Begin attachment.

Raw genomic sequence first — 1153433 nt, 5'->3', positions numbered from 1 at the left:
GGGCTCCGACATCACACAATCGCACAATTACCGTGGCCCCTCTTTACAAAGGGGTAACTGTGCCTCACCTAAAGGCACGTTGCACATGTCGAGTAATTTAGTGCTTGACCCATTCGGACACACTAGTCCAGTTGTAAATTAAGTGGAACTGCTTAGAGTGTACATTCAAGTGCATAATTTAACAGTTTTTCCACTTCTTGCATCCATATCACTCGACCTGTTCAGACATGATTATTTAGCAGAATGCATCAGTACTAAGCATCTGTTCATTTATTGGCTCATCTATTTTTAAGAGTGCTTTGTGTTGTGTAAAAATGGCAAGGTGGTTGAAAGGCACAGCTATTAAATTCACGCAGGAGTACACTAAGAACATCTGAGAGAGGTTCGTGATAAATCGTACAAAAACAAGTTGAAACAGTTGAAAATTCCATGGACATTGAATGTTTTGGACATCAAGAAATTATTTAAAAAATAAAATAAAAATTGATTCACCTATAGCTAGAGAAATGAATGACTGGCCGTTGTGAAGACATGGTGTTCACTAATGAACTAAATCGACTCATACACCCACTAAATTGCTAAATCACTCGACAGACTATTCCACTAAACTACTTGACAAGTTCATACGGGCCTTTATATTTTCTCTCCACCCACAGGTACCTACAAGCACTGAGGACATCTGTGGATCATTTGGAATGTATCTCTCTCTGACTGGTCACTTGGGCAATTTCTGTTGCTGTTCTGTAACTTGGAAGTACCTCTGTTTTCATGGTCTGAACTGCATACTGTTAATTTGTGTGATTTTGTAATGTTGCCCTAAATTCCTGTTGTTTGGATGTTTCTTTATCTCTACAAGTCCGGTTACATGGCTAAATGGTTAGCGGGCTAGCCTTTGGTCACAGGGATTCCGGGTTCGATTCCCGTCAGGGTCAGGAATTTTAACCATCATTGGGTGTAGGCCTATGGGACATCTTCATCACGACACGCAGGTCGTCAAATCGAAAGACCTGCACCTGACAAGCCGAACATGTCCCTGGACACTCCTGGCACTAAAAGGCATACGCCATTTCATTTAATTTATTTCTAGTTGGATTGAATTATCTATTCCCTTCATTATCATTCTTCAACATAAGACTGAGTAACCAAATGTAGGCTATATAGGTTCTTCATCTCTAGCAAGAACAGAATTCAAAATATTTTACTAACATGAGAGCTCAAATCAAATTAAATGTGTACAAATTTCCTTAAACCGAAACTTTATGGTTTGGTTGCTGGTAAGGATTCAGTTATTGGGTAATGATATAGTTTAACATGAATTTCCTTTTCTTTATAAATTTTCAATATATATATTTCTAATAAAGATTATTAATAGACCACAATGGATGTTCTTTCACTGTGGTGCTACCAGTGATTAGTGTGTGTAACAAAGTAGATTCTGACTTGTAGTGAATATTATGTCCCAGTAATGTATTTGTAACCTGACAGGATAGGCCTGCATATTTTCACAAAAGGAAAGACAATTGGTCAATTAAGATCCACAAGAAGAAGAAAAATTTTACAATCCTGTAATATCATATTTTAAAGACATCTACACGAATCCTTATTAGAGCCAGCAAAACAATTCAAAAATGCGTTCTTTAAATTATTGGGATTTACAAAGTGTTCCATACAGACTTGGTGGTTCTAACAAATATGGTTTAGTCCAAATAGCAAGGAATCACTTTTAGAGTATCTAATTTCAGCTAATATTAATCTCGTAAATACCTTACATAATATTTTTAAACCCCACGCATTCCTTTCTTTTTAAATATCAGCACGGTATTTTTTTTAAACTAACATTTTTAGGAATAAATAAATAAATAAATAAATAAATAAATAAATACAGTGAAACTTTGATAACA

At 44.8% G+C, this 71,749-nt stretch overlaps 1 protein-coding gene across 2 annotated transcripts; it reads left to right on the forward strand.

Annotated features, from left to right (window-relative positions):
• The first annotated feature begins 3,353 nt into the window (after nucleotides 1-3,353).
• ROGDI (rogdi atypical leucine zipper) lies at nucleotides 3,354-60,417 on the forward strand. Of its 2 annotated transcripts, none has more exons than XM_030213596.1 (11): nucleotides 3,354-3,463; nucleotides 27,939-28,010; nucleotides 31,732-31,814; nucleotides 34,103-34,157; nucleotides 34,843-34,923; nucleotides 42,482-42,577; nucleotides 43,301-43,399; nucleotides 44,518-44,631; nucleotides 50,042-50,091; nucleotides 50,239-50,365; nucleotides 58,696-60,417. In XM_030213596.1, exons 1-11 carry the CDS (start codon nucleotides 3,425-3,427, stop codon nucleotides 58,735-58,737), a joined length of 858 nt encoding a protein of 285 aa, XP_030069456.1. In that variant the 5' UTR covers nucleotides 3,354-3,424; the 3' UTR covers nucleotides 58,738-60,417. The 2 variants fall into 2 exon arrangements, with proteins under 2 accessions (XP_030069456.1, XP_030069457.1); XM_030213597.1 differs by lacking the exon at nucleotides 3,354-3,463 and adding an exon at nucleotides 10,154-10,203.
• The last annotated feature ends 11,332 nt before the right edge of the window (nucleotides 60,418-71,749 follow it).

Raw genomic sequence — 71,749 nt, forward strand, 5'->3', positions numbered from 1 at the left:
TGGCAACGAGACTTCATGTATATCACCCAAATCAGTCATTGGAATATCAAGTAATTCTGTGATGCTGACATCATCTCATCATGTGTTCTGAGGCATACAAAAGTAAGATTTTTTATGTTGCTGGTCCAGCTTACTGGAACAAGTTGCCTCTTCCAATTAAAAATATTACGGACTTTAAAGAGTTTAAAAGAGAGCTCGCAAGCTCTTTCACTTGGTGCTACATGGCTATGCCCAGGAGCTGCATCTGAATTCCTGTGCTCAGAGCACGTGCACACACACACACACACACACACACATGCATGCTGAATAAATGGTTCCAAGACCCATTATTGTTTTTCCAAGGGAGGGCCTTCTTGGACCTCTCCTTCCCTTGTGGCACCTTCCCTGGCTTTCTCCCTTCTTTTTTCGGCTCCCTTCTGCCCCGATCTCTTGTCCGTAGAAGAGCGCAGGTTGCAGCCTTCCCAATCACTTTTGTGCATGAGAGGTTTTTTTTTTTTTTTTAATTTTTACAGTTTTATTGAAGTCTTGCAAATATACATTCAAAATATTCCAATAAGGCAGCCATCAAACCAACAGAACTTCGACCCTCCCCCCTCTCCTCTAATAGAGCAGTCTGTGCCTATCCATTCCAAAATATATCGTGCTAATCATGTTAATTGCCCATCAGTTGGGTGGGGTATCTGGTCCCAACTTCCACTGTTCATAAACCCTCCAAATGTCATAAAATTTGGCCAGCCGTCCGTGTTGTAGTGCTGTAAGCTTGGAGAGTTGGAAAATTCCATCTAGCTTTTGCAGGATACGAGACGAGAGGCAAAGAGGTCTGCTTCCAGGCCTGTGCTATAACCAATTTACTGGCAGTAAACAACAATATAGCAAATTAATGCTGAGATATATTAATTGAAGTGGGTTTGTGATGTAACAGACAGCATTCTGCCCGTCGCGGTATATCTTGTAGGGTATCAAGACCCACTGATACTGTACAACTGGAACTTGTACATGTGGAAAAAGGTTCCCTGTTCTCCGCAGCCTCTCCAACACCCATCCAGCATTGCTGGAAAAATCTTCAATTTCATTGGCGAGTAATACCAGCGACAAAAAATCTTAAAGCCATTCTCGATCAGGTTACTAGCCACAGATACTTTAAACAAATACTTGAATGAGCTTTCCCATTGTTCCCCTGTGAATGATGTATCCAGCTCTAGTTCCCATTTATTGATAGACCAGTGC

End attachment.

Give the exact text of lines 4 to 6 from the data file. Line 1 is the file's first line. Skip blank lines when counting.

Annotated features, from left to right (window-relative positions):
• The first annotated feature begins 3,353 nt into the window (after nucleotides 1-3,353).
• ROGDI (rogdi atypical leucine zipper) lies at nucleotides 3,354-60,417 on the forward strand. Of its 2 annotated transcripts, none has more exons than XM_030213596.1 (11): nucleotides 3,354-3,463; nucleotides 27,939-28,010; nucleotides 31,732-31,814; nucleotides 34,103-34,157; nucleotides 34,843-34,923; nucleotides 42,482-42,577; nucleotides 43,301-43,399; nucleotides 44,518-44,631; nucleotides 50,042-50,091; nucleotides 50,239-50,365; nucleotides 58,696-60,417. In XM_030213596.1, exons 1-11 carry the CDS (start codon nucleotides 3,425-3,427, stop codon nucleotides 58,735-58,737), a joined length of 858 nt encoding a protein of 285 aa, XP_030069456.1. In that variant the 5' UTR covers nucleotides 3,354-3,424; the 3' UTR covers nucleotides 58,738-60,417. The 2 variants fall into 2 exon arrangements, with proteins under 2 accessions (XP_030069456.1, XP_030069457.1); XM_030213597.1 differs by lacking the exon at nucleotides 3,354-3,463 and adding an exon at nucleotides 10,154-10,203.